This invention, developed at NASA's Goddard Space Flight Center, was originally conceived as a high-accuracy, high-sensitivity, bi-axial Sun angle sensor, but has also been proposed for applications involving the general field of precisely measuring the direction in which light travels toward the sensor. It has applications in spacecraft navigation, formation flying in space, space beacons, and automotive collision avoidance.

The sensor is based on a carefully patterned Cartesian mask, an area array image sensor, and a very robust, proven image processing algorithm, and has dramatic advantages over conventional Sun sensors. In the new sensor, a perforated mask containing a grid of slit segments arranged in a Cartesian fashion is placed just in front of a radiation-hard image sensor having familiar rows and columns of pixels, with some gap between the mask and the image sensor. There are a nearly infinite number of different patterns of slit segments from which advantage can be gained, depending on requirements of a given sensor application. When illuminated by a beam of light, each slit segment creates its own single slit, Fresnel or Fruanhofer diffraction pattern, or simply a shadow of itself on the image sensor. Slit segments are arranged such that the patterns they produce on the image sensor do not influence each other.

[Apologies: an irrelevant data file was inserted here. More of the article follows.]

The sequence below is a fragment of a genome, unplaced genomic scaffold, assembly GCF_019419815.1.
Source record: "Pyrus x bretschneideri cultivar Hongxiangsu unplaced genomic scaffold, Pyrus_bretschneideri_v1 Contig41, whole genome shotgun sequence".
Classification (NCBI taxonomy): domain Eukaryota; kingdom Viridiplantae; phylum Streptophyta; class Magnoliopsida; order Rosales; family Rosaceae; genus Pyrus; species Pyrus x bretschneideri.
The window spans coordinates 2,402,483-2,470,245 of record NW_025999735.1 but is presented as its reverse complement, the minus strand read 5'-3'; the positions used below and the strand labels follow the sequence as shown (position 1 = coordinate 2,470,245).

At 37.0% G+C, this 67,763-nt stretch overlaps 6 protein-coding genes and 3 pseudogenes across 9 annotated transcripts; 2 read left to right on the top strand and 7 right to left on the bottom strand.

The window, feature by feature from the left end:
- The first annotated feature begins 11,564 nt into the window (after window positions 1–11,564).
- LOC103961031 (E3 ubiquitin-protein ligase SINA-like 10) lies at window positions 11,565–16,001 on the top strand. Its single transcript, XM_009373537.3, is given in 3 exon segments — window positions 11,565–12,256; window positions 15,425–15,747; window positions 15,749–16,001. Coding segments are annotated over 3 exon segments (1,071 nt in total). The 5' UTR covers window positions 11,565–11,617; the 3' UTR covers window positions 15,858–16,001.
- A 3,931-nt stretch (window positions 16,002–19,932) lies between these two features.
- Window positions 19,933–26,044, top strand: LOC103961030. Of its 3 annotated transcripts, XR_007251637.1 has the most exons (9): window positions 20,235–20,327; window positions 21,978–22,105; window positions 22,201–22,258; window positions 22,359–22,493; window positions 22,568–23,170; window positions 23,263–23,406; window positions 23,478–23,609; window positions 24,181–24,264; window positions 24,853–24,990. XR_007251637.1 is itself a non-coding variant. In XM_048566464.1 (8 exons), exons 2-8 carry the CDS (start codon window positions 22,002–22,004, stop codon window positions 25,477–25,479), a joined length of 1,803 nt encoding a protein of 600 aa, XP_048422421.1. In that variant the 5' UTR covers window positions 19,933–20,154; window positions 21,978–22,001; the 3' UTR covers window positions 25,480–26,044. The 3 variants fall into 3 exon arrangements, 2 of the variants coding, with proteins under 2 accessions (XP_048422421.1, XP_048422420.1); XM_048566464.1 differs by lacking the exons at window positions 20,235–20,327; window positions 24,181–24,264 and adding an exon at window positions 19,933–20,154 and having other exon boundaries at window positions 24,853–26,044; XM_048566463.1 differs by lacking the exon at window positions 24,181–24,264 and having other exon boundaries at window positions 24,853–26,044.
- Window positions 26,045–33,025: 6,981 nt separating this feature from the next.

The sensor applies, generally, to any light source (not just the Sun). For example, it applies equally well with the Moon. The layout details of mask features, the selection of an image sensor, and the arrangement of the mask with respect to the image sensor are all tailorable to numerous other light direction sensing applications. This would include applications such as measuring the vector direction connecting any two objects, for example from one spacecraft having a beacon light source mounted to it to another having the disclosed sensor mounted to it, or for determining the direction of travel of an automobile whose headlights are turned on traveling toward another which possesses this light direction sensor.

NASA is actively seeking licensees to commercialize this technology. Please contact the Strategic Partnerships Office at This email address is being protected from spambots. You need JavaScript enabled to view it. to initiate licensing discussions. Follow this link for more information:   .

NASA Tech Briefs Magazine

This article first appeared in the February, 2017 issue of NASA Tech Briefs Magazine.

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